Jed: I used to know a seedsman, a guy who ran a seed company and he smoked like a chimney, smoked cigarettes, and when he learned about the broccoli sprouts story, he would eat a handful of broccoli, toast a handful of broccoli seeds and eat them. And he claimed that he was doing that to counterbalance the cigarettes. I couldn't advise him on that. Well, you mentioned benzene a number of times and we didn't talk about the China studies but with our colleague, Tom Kensler, and many others, we did a series of studies over the years starting in about 2002. Interestingly, it started out in an area of China, a subsistence farming area just north of Shanghai where there was a lot of aflatoxin exposure. And so we were looking at liver cancer risk, looking at biomarkers of liver cancer and excretion of aflatoxin adducts vis-à-vis intake of sulforaphane.
Over time, as those studies progressed, there was a series of studies. The liver cancer risks started to come down because they were exporting their contaminated grain to other parts of China from this region, and with globalization, they were importing more and more food. So their diet was becoming less aflatoxin-rich. But at the same time, of course, air pollution was going through the roof. And so the most recent of those studies we published in 2014 showed, really, a dramatic enhancement of the clearance of benzene, and acrolein, and other pollutant conjugates in lockstep with broccoli sprout extract consumption.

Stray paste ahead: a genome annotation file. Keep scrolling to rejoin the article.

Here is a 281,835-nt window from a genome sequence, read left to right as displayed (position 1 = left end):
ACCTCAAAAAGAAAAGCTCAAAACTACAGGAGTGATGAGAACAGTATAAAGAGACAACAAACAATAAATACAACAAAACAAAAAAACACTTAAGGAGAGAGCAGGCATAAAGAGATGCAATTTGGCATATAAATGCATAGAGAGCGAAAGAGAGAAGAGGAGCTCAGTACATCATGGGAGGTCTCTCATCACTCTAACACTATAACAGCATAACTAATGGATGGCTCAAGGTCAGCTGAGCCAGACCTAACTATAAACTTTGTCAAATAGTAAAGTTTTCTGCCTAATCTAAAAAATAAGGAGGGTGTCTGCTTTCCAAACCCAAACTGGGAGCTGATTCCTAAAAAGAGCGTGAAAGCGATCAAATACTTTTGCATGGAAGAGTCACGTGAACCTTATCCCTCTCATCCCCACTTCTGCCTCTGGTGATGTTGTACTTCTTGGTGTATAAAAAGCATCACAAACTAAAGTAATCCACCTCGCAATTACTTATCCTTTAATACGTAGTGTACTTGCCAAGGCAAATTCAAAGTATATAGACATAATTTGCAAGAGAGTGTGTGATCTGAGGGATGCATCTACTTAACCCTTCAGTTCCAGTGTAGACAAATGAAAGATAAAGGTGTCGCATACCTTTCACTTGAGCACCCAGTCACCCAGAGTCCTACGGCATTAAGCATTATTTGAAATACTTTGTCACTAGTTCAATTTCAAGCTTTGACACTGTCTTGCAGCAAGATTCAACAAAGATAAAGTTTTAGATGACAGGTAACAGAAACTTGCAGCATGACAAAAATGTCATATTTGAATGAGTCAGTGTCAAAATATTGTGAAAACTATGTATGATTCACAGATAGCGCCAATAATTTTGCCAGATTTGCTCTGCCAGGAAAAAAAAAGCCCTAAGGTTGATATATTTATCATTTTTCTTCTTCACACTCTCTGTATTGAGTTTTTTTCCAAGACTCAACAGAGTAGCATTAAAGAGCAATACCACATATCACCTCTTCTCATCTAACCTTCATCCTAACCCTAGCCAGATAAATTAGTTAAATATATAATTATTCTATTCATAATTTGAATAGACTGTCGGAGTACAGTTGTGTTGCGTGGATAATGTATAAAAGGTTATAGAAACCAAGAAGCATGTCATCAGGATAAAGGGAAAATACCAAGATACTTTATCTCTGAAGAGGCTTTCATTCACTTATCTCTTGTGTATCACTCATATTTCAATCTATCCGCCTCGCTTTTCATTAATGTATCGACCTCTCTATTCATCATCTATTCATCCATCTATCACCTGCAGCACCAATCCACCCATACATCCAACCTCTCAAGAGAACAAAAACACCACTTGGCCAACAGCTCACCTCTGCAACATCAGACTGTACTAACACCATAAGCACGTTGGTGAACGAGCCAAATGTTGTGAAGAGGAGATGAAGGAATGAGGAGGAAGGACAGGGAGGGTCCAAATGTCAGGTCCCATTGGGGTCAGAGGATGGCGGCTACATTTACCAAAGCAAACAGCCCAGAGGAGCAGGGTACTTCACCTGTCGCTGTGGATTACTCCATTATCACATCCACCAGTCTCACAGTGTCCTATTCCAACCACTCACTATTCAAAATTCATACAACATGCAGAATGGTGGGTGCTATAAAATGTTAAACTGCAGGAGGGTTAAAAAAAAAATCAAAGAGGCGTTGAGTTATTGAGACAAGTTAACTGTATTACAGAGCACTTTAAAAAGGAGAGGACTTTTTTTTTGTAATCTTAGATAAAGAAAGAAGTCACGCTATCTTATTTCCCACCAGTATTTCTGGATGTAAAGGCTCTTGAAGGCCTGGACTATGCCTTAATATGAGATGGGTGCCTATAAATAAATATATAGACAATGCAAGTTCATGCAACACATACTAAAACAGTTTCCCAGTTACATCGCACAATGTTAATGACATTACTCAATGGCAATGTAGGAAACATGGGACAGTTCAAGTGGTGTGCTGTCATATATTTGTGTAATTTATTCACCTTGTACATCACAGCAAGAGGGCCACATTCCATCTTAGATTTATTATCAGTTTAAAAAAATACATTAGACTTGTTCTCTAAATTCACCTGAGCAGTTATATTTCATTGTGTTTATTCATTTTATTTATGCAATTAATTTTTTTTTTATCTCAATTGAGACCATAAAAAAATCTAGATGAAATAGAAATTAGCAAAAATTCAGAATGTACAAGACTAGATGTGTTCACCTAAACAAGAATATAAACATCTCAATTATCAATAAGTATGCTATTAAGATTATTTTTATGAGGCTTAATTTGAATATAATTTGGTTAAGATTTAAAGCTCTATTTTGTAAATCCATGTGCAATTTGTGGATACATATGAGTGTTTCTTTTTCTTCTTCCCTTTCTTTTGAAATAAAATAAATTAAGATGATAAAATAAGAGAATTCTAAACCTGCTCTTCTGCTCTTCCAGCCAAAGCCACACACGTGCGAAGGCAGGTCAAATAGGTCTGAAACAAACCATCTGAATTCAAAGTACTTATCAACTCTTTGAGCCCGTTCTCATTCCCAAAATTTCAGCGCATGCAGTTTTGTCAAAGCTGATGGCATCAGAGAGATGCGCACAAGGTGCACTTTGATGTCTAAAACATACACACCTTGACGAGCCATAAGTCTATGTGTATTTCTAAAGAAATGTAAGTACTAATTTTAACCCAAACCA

Rhonda: It was a 60% increase in excretion, which is just phenomenal. And it convinced me, like it definitely is a problem not only in China, but...
Rhonda: India, yeah. I mean, but we've got air pollution here in the U.S. and I live next to a busy street. And I see all sorts of things accumulating in my place, you know. So I'm taking that for my benzene excretion, as well. So it's very powerful and it was just within 24 hours.
Jed: It's a dramatic effect and there... So that's an interesting public health dilemma. You can tell someone not to smoke. You can sort of say in the back of your mind, I would never say this out loud, but in the back of your mind, you can say, "They had it coming. The idiots wouldn't stop smoking." We never say things like that. It's not politically correct. But with air pollution, you've got...I mean, people are trapped whether it's highly educated people like you that are living on the street where you know there's pollution or people in the developing world where, you know...